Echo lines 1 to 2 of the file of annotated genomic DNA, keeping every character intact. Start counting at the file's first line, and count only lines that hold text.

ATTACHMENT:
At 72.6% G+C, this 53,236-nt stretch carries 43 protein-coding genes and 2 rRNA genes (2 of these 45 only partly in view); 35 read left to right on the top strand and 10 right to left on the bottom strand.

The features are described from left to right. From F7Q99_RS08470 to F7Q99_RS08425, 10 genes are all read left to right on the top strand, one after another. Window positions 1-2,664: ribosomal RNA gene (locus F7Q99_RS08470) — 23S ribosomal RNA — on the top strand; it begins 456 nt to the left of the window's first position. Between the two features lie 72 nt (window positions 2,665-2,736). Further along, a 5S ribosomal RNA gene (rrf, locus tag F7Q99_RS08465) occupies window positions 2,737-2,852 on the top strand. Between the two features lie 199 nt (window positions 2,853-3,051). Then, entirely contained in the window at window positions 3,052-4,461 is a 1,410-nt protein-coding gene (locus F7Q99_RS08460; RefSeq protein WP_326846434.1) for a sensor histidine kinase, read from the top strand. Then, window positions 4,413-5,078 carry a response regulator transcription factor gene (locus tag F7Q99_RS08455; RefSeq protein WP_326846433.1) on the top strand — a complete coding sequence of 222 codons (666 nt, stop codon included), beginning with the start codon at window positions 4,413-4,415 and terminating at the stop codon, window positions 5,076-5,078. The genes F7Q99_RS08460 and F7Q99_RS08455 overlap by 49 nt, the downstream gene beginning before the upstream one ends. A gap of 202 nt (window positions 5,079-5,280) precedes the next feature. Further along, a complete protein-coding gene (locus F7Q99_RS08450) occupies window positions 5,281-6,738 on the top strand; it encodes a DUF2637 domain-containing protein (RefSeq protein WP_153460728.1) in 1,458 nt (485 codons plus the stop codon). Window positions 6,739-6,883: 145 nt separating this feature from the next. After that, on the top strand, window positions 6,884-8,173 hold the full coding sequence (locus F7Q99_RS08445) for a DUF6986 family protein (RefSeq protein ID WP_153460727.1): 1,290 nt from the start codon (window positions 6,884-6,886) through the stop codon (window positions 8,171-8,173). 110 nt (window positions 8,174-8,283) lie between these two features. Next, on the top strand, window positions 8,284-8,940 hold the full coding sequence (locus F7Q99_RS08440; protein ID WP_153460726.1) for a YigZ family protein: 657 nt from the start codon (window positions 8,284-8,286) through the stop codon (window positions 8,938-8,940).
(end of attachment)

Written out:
At 72.6% G+C, this 53,236-nt stretch carries 43 protein-coding genes and 2 rRNA genes (2 of these 45 only partly in view); 35 read left to right on the top strand and 10 right to left on the bottom strand.

The features are described from left to right. From F7Q99_RS08470 to F7Q99_RS08425, 10 genes are all read left to right on the top strand, one after another. Window positions 1-2,664: ribosomal RNA gene (locus F7Q99_RS08470) — 23S ribosomal RNA — on the top strand; it begins 456 nt to the left of the window's first position. Between the two features lie 72 nt (window positions 2,665-2,736). Further along, a 5S ribosomal RNA gene (rrf, locus tag F7Q99_RS08465) occupies window positions 2,737-2,852 on the top strand. Between the two features lie 199 nt (window positions 2,853-3,051). Then, entirely contained in the window at window positions 3,052-4,461 is a 1,410-nt protein-coding gene (locus F7Q99_RS08460; RefSeq protein WP_326846434.1) for a sensor histidine kinase, read from the top strand. Then, window positions 4,413-5,078 carry a response regulator transcription factor gene (locus tag F7Q99_RS08455; RefSeq protein WP_326846433.1) on the top strand — a complete coding sequence of 222 codons (666 nt, stop codon included), beginning with the start codon at window positions 4,413-4,415 and terminating at the stop codon, window positions 5,076-5,078. The genes F7Q99_RS08460 and F7Q99_RS08455 overlap by 49 nt, the downstream gene beginning before the upstream one ends. A gap of 202 nt (window positions 5,079-5,280) precedes the next feature. Further along, a complete protein-coding gene (locus F7Q99_RS08450) occupies window positions 5,281-6,738 on the top strand; it encodes a DUF2637 domain-containing protein (RefSeq protein WP_153460728.1) in 1,458 nt (485 codons plus the stop codon). Window positions 6,739-6,883: 145 nt separating this feature from the next. After that, on the top strand, window positions 6,884-8,173 hold the full coding sequence (locus F7Q99_RS08445) for a DUF6986 family protein (RefSeq protein ID WP_153460727.1): 1,290 nt from the start codon (window positions 6,884-6,886) through the stop codon (window positions 8,171-8,173). 110 nt (window positions 8,174-8,283) lie between these two features. Next, on the top strand, window positions 8,284-8,940 hold the full coding sequence (locus F7Q99_RS08440; protein ID WP_153460726.1) for a YigZ family protein: 657 nt from the start codon (window positions 8,284-8,286) through the stop codon (window positions 8,938-8,940).